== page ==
While "silver anniversary" is widely used to celebrate twenty-five years of marriage, there most certainly is a relationship at work when owning and running a small business. Savané Silver is so small that it consists of myself as President of Savané Silver inc, manager, designer, producer, customer care specialist, bookkeeper assistant (I pay a real bookkeeper to do the important part, but it's all based on information I provide), acquisitions manager (purchasing metal, stones, store supplies as well as hunting for driftwood for displays), merchandising expert (building display interiors with driftwood), administrative assistant, communications and marketing specialist: emails, FaceBook messages, phone calls, social media comments, Google review replies (please and thank you - a Google Review is the most valuable review I can receive), cleaning lady ... this is where fatigue sets in ... Full disclosure: I have had part-time employees who have helped run the shop, clean the shop, do social media posts and website work.
My point in listing my duties is to demonstrate the intimacy of my connection to Savané Silver. I have built every part of "Her". She exists because I brought her to life. Folks have been asking, "Oh! 25 years! Congratulations! What is the date of your anniversary?" That is a very logical inquiry when comparing this silver anniversary to a wedding date. However, the origin story has chapters. In the summer of 1995 my old college roommate, Avery, came to visit me in Lexington, KY for the weekend. While I was distracted caring for my one year old child, she picked up the newspaper to see what events might be happening around town.
Woodland Art Fair was on and so close to my house that we could walk. At the art fair was a woman who made silver jewelry and when I looked around her booth I said, maybe in my head, maybe out loud, "I know how she made every single thing in here!" I asked her if she was making a living as an artist. I don't know what her reply may have been because in my head it was clearly a resounding "YES!" She was kind enough to give me her business card.
In June of 1996 my child, Bangaly Savané, turned two years old. I was growing weary of the question, "Are you his mother?" because my name was Rachel Gibson and, let's be honest, my child is biracial. I announced to my husband, Mamadou Savané, that I was ready to change my name. "Why?" he asked. In Guinea, his home country, people do not change their name, rather they would simply call me Madame Savané as my title to denote that I am married to a Savané, but would say my name is Rachel Gibson. I told my husband that I wanted us to be an obvious family.
That same month in my free time working a secretarial job, I was doodling. I love the shape of an S and I love the letter V in Savané, and of course, the accent is chic. Hey look, there is another S and V in the word "silver"!
The idea was certainly taking shape by coming up with a business name and my desire to make things is a constant itch. Sewing was my available media since I had a machine and was doing projects for the woman who sold me the machine and for a neighbor as well.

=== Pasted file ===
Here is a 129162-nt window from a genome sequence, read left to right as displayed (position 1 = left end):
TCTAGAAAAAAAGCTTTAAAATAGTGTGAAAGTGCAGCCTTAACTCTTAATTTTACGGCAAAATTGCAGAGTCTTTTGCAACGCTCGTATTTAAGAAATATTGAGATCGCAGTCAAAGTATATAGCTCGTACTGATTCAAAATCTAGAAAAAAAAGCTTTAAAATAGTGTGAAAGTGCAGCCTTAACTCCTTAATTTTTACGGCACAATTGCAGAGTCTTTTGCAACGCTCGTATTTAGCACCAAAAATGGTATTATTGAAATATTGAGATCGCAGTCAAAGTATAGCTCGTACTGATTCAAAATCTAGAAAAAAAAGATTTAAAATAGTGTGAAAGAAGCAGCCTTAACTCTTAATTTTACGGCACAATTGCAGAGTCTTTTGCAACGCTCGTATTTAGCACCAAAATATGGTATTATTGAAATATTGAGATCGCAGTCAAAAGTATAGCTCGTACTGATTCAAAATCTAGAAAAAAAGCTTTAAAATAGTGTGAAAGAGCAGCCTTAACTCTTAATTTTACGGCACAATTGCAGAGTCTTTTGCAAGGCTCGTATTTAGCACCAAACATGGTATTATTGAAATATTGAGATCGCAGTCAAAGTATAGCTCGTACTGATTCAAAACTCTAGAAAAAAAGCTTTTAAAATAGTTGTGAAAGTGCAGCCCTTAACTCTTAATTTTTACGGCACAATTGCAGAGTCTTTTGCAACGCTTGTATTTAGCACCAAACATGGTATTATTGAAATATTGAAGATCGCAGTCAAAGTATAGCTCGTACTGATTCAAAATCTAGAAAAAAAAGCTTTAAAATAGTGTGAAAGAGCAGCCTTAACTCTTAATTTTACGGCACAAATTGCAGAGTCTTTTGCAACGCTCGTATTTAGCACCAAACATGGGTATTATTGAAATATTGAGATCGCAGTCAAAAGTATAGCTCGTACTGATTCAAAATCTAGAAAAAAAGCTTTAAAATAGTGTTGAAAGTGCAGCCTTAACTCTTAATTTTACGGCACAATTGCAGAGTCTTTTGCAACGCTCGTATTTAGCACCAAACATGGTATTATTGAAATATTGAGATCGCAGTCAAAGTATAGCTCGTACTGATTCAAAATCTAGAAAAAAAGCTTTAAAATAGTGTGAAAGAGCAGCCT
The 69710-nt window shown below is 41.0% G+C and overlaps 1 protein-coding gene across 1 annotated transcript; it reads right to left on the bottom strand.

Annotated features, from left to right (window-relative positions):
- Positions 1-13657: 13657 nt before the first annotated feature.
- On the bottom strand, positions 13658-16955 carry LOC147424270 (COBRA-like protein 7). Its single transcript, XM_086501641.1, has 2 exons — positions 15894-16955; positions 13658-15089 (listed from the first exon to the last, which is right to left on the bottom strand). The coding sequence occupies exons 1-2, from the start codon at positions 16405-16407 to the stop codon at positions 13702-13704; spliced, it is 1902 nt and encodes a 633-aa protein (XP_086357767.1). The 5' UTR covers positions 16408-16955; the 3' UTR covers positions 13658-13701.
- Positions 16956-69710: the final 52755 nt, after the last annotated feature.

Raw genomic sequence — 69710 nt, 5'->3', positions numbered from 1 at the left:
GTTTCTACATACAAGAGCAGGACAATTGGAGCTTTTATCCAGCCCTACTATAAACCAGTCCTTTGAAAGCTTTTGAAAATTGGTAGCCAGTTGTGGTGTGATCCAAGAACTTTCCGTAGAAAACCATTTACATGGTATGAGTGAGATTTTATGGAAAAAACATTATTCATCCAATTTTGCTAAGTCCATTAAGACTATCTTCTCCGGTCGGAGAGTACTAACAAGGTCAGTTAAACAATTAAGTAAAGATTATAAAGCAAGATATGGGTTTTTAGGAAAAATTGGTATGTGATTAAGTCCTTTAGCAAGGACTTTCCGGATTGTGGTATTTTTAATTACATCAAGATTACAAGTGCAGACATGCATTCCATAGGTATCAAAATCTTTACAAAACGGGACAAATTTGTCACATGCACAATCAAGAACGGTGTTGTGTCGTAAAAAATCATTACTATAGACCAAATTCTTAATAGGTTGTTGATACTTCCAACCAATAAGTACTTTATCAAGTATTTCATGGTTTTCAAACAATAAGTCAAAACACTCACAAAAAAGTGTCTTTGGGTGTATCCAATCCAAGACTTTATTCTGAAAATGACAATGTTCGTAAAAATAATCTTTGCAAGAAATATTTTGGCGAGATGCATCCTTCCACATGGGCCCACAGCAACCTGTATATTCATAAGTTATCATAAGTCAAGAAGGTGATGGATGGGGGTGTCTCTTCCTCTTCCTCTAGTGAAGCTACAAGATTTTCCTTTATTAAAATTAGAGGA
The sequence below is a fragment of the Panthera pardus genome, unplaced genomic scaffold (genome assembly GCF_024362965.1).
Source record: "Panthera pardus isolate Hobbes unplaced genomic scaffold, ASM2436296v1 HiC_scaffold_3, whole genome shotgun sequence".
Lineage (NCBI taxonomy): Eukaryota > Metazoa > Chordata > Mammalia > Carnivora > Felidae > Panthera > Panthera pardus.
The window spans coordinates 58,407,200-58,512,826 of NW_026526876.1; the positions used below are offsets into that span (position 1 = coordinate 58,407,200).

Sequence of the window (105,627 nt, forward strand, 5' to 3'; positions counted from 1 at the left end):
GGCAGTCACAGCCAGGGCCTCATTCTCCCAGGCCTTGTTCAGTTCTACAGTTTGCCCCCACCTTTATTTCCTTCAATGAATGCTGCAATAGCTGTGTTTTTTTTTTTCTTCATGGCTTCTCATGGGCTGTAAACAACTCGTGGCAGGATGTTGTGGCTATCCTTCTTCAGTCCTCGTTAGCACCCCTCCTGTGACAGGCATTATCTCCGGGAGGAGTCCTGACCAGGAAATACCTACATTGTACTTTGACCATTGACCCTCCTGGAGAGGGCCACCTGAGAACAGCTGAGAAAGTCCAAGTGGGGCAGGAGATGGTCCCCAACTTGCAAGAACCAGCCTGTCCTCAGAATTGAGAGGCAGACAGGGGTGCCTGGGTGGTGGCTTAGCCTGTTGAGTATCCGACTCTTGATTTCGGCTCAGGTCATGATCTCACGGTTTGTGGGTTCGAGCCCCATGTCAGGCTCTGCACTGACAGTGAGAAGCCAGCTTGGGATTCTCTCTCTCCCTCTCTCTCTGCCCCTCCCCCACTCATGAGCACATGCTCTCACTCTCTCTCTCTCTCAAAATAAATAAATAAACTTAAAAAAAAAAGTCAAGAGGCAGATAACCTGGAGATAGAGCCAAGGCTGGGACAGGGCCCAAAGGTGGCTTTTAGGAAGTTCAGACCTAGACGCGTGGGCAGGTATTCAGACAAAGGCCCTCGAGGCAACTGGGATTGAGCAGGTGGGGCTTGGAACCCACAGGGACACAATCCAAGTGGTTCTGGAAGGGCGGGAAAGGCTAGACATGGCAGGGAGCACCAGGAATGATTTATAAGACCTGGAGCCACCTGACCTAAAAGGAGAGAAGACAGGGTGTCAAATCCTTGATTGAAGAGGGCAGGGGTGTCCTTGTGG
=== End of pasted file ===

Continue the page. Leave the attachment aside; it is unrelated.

I referred to the business card of the woman I had met at the art fair a year prior and called her up to ask if I could come and see her studio to remind myself of the tools necessary to do silver fabrication, the techniques I learned at University of Illinois where I earned a BFA in Metals eight years earlier. She graciously allowed me to come to her studio and I took notes and asked where she ordered supplies, tools and silver. More notes. I thanked her and went, excitedly, on my way.
Having been raised to be independent and personally responsible, it was not an obvious move to ask my parents for financial assistance, but I did it anyway. They gave me $1000 to get a studio set up. My husband and I had bought the house in 1994 the same month our first child was born, Bangaly arrived six weeks early, so we weren't moved in and settled as we had planned (best laid plans...) when he was born. The key to this house was a basement and I claimed a corner of the unfinished part to be my studio. So exciting. I love the word "studio".
Later that same summer the jewelry artist passed my name and number on to Tim Glotzbach, metals professor at EKU (Eastern KY University), who was compiling a list of jewelers operating in the eastern part of the state. Tim contacted me and asked if he could come and meet me. I brought out my college work to show and he critiqued the work. Critique! I always loved critique because it is the method by which artists analyze themselves and others. Tim told me about the juried art fair scene and guided me in how to apply to them. I did not hesitate and was set for my first juried show, albeit a very rudimentary set-up it was. That show was in January of 1997, Kentucky Crafted: The Market at the Fair and Expo Center in Louisville, KY, a wholesale and retail show. All I remember is that I sold a few pieces and decided to quit my secretarial job so I could have enough time to prepare for the next art fair.
From here I could go on and tell art fair stories, but that feels like a whole other blog! I have long thought of the summer of 1996 as the beginning of Savané Silver. The summer that I changed my name, doodled a logo, set up a studio, started producing silver jewelry and applied to juried art fairs. That secretarial position was the last job of my life. Joy in creating and some slim years followed. This very day that I am writing this blog I had a customer in my shop who was one who purchased from me at my house more than 20 years ago. She brought her special dress, laid it out on the dining room table and we picked a butterscotch amber pendant and earrings to go with it. So many years, so many stories of this business I love with all my heart. Here's to 25 more!
If I have spurred any questions in your mind as you read this, please ask! --Rachel